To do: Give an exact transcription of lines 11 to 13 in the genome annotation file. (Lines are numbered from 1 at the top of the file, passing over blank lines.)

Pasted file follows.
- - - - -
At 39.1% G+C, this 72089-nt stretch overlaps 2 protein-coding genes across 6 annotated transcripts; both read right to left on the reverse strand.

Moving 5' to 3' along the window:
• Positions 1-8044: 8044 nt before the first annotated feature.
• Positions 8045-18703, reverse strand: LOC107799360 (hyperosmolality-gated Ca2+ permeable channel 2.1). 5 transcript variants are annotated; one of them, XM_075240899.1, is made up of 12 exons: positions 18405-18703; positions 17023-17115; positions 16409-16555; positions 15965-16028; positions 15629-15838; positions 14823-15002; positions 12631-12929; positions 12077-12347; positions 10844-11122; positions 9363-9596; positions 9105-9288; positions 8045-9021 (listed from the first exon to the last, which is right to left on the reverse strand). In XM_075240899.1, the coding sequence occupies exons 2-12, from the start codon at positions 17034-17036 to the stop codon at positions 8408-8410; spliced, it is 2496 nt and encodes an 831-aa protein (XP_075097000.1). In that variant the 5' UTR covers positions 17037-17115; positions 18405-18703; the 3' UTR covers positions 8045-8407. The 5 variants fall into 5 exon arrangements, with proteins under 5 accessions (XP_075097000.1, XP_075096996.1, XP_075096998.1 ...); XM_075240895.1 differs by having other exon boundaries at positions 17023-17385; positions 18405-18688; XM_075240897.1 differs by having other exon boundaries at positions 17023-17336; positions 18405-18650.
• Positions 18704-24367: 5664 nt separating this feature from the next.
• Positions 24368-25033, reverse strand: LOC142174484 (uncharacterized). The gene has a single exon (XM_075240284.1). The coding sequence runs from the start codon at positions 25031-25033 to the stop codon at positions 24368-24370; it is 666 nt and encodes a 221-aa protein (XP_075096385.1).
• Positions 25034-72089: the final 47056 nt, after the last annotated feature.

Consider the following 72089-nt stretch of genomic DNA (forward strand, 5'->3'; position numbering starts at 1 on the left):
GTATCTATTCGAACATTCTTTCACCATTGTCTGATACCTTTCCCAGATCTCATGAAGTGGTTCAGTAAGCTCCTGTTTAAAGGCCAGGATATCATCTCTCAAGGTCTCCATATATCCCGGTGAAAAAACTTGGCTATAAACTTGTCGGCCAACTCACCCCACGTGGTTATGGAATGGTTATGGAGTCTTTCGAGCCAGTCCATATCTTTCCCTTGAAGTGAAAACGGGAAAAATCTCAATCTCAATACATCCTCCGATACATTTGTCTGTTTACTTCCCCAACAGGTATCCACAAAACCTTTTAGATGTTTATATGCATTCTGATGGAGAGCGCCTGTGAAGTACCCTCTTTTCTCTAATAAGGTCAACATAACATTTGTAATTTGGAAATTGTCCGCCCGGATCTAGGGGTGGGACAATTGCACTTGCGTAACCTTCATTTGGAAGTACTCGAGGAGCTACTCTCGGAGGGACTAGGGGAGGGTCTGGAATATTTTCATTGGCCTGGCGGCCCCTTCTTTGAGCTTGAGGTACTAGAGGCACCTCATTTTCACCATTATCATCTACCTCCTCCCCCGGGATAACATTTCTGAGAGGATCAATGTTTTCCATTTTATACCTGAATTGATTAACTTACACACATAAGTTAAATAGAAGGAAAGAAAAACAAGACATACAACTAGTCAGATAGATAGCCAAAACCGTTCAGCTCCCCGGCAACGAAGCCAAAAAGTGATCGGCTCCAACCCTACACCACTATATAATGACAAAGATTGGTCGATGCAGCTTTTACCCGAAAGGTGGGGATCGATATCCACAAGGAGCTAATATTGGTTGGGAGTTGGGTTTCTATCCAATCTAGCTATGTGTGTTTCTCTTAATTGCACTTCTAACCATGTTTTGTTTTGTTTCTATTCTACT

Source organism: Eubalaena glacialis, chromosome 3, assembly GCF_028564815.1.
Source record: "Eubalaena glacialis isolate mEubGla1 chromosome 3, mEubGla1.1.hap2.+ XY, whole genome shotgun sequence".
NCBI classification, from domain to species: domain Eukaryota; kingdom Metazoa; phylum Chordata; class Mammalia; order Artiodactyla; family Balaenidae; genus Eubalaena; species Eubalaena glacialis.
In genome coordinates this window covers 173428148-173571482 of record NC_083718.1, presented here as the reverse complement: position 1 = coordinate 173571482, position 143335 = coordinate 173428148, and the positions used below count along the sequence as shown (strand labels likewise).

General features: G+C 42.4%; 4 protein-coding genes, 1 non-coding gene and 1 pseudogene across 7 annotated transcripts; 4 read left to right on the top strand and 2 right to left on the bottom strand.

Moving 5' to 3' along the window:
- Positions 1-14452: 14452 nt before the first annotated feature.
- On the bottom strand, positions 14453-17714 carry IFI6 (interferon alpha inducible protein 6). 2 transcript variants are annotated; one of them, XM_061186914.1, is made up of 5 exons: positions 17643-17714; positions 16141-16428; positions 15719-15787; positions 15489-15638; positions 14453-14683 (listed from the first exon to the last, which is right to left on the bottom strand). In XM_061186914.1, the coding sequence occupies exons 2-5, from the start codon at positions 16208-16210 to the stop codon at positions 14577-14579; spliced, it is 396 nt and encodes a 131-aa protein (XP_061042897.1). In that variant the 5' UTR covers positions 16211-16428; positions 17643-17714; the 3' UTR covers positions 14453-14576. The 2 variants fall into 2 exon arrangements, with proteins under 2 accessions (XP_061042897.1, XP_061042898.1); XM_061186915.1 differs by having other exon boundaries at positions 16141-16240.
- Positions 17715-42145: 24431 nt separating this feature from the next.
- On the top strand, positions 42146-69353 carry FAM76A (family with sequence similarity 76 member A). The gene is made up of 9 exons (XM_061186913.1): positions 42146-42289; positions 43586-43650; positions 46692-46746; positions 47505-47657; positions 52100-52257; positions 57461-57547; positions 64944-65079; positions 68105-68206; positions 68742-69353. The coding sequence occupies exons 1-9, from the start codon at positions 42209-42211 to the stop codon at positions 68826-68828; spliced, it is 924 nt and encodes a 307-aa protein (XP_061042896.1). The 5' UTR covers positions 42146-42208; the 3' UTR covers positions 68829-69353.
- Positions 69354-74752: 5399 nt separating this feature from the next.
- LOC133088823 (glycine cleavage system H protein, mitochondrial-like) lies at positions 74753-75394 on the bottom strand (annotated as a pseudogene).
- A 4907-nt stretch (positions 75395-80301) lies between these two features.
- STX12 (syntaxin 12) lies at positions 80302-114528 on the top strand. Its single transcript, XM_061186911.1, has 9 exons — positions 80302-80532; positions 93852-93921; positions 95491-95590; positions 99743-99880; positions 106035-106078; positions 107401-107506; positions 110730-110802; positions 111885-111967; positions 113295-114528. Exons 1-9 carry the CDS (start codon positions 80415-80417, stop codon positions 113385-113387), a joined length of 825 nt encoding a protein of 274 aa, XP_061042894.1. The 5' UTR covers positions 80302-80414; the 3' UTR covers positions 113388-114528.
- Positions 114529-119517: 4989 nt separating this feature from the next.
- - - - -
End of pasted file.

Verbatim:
Source record: "Eubalaena glacialis isolate mEubGla1 chromosome 3, mEubGla1.1.hap2.+ XY, whole genome shotgun sequence".
NCBI classification, from domain to species: domain Eukaryota; kingdom Metazoa; phylum Chordata; class Mammalia; order Artiodactyla; family Balaenidae; genus Eubalaena; species Eubalaena glacialis.
In genome coordinates this window covers 173428148-173571482 of record NC_083718.1, presented here as the reverse complement: position 1 = coordinate 173571482, position 143335 = coordinate 173428148, and the positions used below count along the sequence as shown (strand labels likewise).